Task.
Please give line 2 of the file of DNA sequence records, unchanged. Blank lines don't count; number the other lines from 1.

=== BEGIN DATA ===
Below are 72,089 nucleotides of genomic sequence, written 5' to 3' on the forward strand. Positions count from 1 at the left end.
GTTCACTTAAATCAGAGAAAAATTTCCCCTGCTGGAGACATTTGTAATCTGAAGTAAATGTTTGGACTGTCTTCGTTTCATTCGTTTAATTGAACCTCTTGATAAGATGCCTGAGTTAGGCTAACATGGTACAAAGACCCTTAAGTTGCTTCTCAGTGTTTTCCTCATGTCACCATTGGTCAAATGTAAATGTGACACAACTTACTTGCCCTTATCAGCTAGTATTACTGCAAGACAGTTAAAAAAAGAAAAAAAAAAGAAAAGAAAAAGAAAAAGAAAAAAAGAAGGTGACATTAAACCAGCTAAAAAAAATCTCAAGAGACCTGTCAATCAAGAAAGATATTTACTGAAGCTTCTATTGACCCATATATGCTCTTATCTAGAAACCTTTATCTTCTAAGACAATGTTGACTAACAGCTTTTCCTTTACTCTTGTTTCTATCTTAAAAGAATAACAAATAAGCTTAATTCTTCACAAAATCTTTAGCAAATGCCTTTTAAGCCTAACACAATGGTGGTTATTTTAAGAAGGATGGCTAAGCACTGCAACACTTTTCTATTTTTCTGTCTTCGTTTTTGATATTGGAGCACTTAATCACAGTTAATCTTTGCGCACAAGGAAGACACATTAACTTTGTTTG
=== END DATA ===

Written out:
GTTCACTTAAATCAGAGAAAAATTTCCCCTGCTGGAGACATTTGTAATCTGAAGTAAATGTTTGGACTGTCTTCGTTTCATTCGTTTAATTGAACCTCTTGATAAGATGCCTGAGTTAGGCTAACATGGTACAAAGACCCTTAAGTTGCTTCTCAGTGTTTTCCTCATGTCACCATTGGTCAAATGTAAATGTGACACAACTTACTTGCCCTTATCAGCTAGTATTACTGCAAGACAGTTAAAAAAAGAAAAAAAAAAGAAAAGAAAAAGAAAAAGAAAAAAAGAAGGTGACATTAAACCAGCTAAAAAAAATCTCAAGAGACCTGTCAATCAAGAAAGATATTTACTGAAGCTTCTATTGACCCATATATGCTCTTATCTAGAAACCTTTATCTTCTAAGACAATGTTGACTAACAGCTTTTCCTTTACTCTTGTTTCTATCTTAAAAGAATAACAAATAAGCTTAATTCTTCACAAAATCTTTAGCAAATGCCTTTTAAGCCTAACACAATGGTGGTTATTTTAAGAAGGATGGCTAAGCACTGCAACACTTTTCTATTTTTCTGTCTTCGTTTTTGATATTGGAGCACTTAATCACAGTTAATCTTTGCGCACAAGGAAGACACATTAACTTTGTTTG